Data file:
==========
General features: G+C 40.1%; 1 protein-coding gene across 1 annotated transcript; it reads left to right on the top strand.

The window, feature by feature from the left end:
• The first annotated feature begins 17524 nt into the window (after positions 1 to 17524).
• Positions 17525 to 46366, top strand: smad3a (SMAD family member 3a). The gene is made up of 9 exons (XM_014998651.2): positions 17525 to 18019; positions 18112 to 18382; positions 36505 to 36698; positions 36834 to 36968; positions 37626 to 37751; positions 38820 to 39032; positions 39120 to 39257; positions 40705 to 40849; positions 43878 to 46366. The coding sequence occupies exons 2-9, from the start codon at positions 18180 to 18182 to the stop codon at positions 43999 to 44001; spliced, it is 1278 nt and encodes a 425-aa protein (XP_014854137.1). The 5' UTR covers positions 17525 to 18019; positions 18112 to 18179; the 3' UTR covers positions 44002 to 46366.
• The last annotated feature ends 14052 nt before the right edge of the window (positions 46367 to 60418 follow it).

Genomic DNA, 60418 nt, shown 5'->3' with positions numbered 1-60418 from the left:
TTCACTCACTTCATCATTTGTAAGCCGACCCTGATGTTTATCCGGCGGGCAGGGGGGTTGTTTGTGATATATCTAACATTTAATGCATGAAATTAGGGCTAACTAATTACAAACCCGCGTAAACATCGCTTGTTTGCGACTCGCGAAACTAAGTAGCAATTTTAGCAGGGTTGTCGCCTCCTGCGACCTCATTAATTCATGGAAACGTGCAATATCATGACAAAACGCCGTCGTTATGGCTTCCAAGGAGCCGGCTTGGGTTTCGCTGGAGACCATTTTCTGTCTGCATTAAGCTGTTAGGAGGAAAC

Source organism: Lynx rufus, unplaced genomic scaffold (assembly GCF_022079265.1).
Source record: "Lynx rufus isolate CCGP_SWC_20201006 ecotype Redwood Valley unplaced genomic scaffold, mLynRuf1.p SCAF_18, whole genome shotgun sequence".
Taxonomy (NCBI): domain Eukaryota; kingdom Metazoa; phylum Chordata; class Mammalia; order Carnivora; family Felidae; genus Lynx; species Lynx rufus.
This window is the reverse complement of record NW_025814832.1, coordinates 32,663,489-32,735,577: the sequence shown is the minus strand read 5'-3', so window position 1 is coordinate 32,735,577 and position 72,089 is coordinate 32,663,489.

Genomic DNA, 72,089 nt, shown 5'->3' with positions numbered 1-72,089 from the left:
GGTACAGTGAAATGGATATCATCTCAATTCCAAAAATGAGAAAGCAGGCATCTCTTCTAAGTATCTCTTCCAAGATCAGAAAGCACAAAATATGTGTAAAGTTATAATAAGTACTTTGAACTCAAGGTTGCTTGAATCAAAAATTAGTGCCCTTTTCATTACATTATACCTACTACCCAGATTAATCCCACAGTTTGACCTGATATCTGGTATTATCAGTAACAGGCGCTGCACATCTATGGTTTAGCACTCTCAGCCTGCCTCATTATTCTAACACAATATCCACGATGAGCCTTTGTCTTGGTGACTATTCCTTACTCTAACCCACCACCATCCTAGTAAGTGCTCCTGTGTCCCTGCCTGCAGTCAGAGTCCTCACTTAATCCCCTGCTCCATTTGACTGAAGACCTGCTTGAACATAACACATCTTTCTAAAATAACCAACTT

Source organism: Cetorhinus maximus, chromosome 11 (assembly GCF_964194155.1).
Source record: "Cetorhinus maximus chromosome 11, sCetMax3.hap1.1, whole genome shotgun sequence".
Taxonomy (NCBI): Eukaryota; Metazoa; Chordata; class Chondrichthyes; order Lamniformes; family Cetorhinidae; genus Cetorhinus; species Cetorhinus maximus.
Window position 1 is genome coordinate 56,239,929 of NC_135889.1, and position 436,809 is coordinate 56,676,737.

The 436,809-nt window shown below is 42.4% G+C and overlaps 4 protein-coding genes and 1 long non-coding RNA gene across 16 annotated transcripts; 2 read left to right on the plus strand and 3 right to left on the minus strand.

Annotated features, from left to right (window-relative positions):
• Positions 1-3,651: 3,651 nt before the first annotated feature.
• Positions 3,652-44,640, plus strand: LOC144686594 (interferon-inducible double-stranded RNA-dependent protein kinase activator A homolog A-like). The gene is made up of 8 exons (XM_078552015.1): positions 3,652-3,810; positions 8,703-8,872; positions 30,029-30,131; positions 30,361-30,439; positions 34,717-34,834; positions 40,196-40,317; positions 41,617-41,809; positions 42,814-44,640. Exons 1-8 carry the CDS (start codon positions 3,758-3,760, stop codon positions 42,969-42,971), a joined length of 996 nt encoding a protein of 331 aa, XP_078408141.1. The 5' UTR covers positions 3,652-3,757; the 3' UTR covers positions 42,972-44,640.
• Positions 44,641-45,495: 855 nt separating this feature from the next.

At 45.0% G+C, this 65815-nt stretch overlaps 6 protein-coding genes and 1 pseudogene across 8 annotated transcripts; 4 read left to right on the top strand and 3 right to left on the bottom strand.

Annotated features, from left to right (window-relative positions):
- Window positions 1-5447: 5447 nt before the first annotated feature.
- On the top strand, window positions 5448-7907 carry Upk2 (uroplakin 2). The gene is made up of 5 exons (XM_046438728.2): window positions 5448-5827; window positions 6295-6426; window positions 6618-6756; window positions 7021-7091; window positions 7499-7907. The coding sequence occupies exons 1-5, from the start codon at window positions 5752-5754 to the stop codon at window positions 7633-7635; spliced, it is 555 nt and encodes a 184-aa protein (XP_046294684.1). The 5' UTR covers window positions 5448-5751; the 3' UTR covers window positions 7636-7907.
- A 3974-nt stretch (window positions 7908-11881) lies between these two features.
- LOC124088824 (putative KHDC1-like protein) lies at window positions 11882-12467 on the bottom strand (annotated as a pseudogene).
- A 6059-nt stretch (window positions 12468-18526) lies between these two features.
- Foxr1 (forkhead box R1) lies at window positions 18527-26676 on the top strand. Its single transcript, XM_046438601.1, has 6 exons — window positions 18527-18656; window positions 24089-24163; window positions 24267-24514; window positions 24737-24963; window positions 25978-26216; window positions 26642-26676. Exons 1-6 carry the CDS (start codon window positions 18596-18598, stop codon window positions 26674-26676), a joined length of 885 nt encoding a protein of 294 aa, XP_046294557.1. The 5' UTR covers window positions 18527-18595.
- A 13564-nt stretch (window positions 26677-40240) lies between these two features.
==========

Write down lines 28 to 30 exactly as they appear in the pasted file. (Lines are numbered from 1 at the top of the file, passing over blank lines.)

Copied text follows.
- LOC124088824 (putative KHDC1-like protein) lies at window positions 11882-12467 on the bottom strand (annotated as a pseudogene).
- A 6059-nt stretch (window positions 12468-18526) lies between these two features.
- Foxr1 (forkhead box R1) lies at window positions 18527-26676 on the top strand. Its single transcript, XM_046438601.1, has 6 exons — window positions 18527-18656; window positions 24089-24163; window positions 24267-24514; window positions 24737-24963; window positions 25978-26216; window positions 26642-26676. Exons 1-6 carry the CDS (start codon window positions 18596-18598, stop codon window positions 26674-26676), a joined length of 885 nt encoding a protein of 294 aa, XP_046294557.1. The 5' UTR covers window positions 18527-18595.